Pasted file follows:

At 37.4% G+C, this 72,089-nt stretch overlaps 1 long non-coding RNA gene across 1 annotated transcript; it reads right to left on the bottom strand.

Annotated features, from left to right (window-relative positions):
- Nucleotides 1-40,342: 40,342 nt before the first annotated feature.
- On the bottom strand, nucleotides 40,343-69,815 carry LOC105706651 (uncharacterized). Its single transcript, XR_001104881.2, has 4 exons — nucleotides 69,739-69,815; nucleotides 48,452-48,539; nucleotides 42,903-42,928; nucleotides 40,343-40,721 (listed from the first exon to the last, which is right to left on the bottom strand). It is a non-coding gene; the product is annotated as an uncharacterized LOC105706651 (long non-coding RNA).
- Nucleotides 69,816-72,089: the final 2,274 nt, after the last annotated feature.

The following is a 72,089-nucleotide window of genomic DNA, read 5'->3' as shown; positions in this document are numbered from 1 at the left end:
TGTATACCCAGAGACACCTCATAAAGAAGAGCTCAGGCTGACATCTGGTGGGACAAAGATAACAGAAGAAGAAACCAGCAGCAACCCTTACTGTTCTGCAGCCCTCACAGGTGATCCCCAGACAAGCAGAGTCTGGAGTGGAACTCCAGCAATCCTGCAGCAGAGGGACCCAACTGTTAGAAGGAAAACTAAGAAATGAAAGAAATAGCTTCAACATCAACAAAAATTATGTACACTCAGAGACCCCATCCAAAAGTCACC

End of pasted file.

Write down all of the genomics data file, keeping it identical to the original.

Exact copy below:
At 37.4% G+C, this 72,089-nt stretch overlaps 1 long non-coding RNA gene across 1 annotated transcript; it reads right to left on the bottom strand.

Annotated features, from left to right (window-relative positions):
- Nucleotides 1-40,342: 40,342 nt before the first annotated feature.
- On the bottom strand, nucleotides 40,343-69,815 carry LOC105706651 (uncharacterized). Its single transcript, XR_001104881.2, has 4 exons — nucleotides 69,739-69,815; nucleotides 48,452-48,539; nucleotides 42,903-42,928; nucleotides 40,343-40,721 (listed from the first exon to the last, which is right to left on the bottom strand). It is a non-coding gene; the product is annotated as an uncharacterized LOC105706651 (long non-coding RNA).
- Nucleotides 69,816-72,089: the final 2,274 nt, after the last annotated feature.

The following is a 72,089-nucleotide window of genomic DNA, read 5'->3' as shown; positions in this document are numbered from 1 at the left end:
TGTATACCCAGAGACACCTCATAAAGAAGAGCTCAGGCTGACATCTGGTGGGACAAAGATAACAGAAGAAGAAACCAGCAGCAACCCTTACTGTTCTGCAGCCCTCACAGGTGATCCCCAGACAAGCAGAGTCTGGAGTGGAACTCCAGCAATCCTGCAGCAGAGGGACCCAACTGTTAGAAGGAAAACTAAGAAATGAAAGAAATAGCTTCAACATCAACAAAAATTATGTACACTCAGAGACCCCATCCAAAAGTCACC